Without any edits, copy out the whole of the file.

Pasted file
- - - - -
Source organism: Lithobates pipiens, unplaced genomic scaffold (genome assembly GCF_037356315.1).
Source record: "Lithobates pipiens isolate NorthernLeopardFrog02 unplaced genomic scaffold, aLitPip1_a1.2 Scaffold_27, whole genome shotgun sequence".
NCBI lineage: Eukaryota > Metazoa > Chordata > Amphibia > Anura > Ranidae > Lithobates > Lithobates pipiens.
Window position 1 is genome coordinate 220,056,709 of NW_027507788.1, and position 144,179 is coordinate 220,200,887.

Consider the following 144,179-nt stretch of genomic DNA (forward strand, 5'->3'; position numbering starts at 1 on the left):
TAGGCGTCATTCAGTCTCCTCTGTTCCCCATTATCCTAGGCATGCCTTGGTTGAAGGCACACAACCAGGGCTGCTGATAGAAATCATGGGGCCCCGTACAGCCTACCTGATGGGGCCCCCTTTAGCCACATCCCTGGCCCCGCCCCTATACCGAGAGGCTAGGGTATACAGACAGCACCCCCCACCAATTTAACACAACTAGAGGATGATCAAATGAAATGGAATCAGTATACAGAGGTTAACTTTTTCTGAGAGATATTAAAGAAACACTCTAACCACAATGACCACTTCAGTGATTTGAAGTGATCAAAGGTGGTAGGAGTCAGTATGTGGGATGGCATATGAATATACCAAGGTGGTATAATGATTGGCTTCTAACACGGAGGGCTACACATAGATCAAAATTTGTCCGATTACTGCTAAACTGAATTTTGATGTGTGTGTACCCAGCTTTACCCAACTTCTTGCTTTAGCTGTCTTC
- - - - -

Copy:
Source organism: Lithobates pipiens, unplaced genomic scaffold (genome assembly GCF_037356315.1).
Source record: "Lithobates pipiens isolate NorthernLeopardFrog02 unplaced genomic scaffold, aLitPip1_a1.2 Scaffold_27, whole genome shotgun sequence".
NCBI lineage: Eukaryota > Metazoa > Chordata > Amphibia > Anura > Ranidae > Lithobates > Lithobates pipiens.
Window position 1 is genome coordinate 220,056,709 of NW_027507788.1, and position 144,179 is coordinate 220,200,887.

Consider the following 144,179-nt stretch of genomic DNA (forward strand, 5'->3'; position numbering starts at 1 on the left):
TAGGCGTCATTCAGTCTCCTCTGTTCCCCATTATCCTAGGCATGCCTTGGTTGAAGGCACACAACCAGGGCTGCTGATAGAAATCATGGGGCCCCGTACAGCCTACCTGATGGGGCCCCCTTTAGCCACATCCCTGGCCCCGCCCCTATACCGAGAGGCTAGGGTATACAGACAGCACCCCCCACCAATTTAACACAACTAGAGGATGATCAAATGAAATGGAATCAGTATACAGAGGTTAACTTTTTCTGAGAGATATTAAAGAAACACTCTAACCACAATGACCACTTCAGTGATTTGAAGTGATCAAAGGTGGTAGGAGTCAGTATGTGGGATGGCATATGAATATACCAAGGTGGTATAATGATTGGCTTCTAACACGGAGGGCTACACATAGATCAAAATTTGTCCGATTACTGCTAAACTGAATTTTGATGTGTGTGTACCCAGCTTTACCCAACTTCTTGCTTTAGCTGTCTTC